Zachary Zawarski is an employment attorney in Bethlehem, Pennsylvania. One of the main practice areas is employment discrimination, including age discrimination. Employees are protected under both federal and state law in PA. The laws that relate to age discrimination are the Age Discrimination in Employment Act (ADEA) and the Pennsylvania Human Relations Act (PHRA).
Everyone over the age of 40 is protected by age discrimination laws. The basis of a potential claim is that a person over the age of 40 is being treated differently from someone younger than them. Even if the other employee who is being treated differently is over 40, you may still have a claim for age discrimination. For example, if you are 55 and being treated differently than an employee who is 45, you still have a claim.
Like all employment discrimination claims, the employee must suffer an adverse employment action, which is defined as a material change in the terms or conditions of your employment. This generally means being terminated, demoted, a decrease in pay or benefits, or an undesirable job transfer.
In order to establish a claim for age discrimination, the employee needs to establish causation. There must be a connection between the employment action taken and the employee’s age. For example, if a 60-year-old worker is constantly subjected to age jokes, is then terminated, and then replaced with a younger worker, that person would have a strong claim for age discrimination.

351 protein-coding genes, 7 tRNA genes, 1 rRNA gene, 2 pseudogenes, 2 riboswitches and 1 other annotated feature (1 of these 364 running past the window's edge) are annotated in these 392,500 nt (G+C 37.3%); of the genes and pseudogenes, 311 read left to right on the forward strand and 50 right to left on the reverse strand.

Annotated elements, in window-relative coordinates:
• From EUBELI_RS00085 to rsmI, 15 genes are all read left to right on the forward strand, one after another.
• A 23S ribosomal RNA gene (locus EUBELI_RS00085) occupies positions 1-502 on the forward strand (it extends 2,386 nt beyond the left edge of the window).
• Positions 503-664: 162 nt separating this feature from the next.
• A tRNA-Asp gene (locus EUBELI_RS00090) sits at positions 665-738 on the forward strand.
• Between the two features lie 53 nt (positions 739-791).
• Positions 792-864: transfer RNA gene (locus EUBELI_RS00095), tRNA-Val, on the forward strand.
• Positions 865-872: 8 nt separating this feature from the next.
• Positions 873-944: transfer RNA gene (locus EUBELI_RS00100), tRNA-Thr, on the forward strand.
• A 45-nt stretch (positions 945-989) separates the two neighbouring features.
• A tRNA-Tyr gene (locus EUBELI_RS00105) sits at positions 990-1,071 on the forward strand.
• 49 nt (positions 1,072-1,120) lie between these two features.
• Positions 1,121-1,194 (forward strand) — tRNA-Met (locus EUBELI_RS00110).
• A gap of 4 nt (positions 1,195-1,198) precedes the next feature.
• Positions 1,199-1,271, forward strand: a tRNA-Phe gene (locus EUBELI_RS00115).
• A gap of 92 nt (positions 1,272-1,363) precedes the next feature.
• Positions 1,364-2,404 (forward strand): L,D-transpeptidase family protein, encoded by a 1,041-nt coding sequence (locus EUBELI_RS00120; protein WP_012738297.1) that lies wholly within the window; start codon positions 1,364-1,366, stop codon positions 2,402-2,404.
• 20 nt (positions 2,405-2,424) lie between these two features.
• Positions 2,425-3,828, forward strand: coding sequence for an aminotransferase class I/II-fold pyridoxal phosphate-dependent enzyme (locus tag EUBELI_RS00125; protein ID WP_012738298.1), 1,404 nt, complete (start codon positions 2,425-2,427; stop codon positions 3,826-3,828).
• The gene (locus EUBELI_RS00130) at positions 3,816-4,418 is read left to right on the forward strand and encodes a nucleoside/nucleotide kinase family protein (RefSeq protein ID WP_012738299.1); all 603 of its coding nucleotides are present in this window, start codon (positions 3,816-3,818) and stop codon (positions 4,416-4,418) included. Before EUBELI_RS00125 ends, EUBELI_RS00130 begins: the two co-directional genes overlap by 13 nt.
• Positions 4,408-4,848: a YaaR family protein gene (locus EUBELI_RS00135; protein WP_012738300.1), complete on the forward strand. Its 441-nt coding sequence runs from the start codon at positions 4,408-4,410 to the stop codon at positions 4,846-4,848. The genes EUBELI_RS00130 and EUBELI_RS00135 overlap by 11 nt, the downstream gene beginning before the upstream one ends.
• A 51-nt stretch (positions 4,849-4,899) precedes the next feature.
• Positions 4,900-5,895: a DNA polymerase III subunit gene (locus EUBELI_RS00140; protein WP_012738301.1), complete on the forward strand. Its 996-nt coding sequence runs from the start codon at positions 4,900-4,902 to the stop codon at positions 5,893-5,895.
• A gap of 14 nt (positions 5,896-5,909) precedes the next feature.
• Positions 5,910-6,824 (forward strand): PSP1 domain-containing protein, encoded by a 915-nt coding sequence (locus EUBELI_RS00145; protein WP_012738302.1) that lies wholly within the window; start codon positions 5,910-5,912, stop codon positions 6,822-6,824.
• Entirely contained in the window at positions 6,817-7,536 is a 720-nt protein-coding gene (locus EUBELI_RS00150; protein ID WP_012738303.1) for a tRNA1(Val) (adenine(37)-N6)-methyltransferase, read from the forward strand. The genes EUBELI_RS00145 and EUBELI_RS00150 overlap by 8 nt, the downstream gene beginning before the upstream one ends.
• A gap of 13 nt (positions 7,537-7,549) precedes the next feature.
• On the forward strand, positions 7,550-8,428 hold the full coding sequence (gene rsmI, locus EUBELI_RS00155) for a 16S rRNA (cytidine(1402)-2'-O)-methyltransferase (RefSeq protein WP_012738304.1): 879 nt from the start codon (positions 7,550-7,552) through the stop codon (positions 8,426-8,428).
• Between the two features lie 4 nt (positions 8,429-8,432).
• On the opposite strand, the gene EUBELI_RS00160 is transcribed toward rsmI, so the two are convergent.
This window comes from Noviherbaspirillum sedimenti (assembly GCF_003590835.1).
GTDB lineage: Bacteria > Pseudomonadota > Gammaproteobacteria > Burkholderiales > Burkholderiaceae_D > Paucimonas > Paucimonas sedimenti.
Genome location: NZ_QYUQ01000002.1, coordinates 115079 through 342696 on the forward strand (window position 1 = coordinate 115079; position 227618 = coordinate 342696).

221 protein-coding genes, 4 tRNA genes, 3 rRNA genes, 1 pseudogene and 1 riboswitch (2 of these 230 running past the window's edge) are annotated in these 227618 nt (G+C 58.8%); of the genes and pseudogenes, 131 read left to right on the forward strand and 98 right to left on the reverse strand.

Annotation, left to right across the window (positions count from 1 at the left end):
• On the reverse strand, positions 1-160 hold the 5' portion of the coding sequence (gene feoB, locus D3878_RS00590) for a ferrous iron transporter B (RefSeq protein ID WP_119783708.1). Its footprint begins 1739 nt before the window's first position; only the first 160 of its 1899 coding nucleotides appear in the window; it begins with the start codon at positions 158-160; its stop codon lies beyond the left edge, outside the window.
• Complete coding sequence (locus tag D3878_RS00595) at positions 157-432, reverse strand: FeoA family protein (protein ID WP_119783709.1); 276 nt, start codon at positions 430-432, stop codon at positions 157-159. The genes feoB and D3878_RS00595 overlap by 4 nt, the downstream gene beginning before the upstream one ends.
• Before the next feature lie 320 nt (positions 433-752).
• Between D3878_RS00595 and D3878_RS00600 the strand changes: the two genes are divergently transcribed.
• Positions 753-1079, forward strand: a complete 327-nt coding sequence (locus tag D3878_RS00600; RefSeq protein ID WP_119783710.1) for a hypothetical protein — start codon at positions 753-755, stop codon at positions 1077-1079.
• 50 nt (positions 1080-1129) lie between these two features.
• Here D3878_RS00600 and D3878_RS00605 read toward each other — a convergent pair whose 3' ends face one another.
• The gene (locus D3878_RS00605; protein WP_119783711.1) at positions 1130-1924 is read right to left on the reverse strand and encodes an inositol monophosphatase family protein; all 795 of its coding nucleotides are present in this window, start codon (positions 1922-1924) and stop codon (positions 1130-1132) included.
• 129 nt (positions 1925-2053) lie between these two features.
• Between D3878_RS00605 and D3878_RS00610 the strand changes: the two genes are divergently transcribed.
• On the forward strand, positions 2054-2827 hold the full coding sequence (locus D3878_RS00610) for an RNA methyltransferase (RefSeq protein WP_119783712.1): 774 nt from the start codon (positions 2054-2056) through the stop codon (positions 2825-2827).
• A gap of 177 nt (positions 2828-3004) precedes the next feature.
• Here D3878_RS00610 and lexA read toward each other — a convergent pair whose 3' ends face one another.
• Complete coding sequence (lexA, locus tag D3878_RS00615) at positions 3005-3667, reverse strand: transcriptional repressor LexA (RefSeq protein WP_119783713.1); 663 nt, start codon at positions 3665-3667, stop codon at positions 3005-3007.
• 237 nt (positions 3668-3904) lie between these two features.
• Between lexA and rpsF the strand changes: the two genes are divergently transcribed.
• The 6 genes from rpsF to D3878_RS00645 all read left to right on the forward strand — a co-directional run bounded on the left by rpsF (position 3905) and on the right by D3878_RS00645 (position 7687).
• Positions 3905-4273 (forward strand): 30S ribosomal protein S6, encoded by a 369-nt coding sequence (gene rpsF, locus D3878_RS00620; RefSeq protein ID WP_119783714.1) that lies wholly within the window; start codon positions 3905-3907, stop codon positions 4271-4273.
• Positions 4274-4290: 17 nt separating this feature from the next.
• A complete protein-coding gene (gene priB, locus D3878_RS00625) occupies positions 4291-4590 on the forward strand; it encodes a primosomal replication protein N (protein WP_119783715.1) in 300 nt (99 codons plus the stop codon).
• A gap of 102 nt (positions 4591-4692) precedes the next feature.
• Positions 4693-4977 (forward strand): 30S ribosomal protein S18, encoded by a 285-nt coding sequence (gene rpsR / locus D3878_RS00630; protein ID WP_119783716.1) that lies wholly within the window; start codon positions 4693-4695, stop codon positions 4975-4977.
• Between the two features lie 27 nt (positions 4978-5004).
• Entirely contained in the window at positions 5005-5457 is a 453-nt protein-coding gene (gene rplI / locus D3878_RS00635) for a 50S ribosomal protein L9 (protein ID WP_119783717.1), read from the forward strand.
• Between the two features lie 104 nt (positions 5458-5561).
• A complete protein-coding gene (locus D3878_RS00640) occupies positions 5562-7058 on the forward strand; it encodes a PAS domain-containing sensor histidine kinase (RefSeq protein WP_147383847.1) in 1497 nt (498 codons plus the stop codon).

Most times people wonder if “general mistreatment” can be a basis for age discrimination. There are no employment laws that require employers to be respectful and courteous to their employees, even older employees. In order to support a claim for age discrimination, there must be facts and circumstances that indicate that the mistreatment is due to your age. If the mistreatment is due to your age, you may have a claim for a hostile work environment.
Lastly, if you raise a claim for age discrimination, the burden will shift to the employer to establish a non-discriminatory basis for their action. This allows the employer to justify their actions on a basis other than age. For example, the employer can justify their decision on poor job performance. Once this occurs, the burden will then shift back to the employee to argue that the employer’s given reason is not the real reason for their action, but was actually based on age.
If you believe you have been discriminated against because of your age, please contact me by calling consultation.for a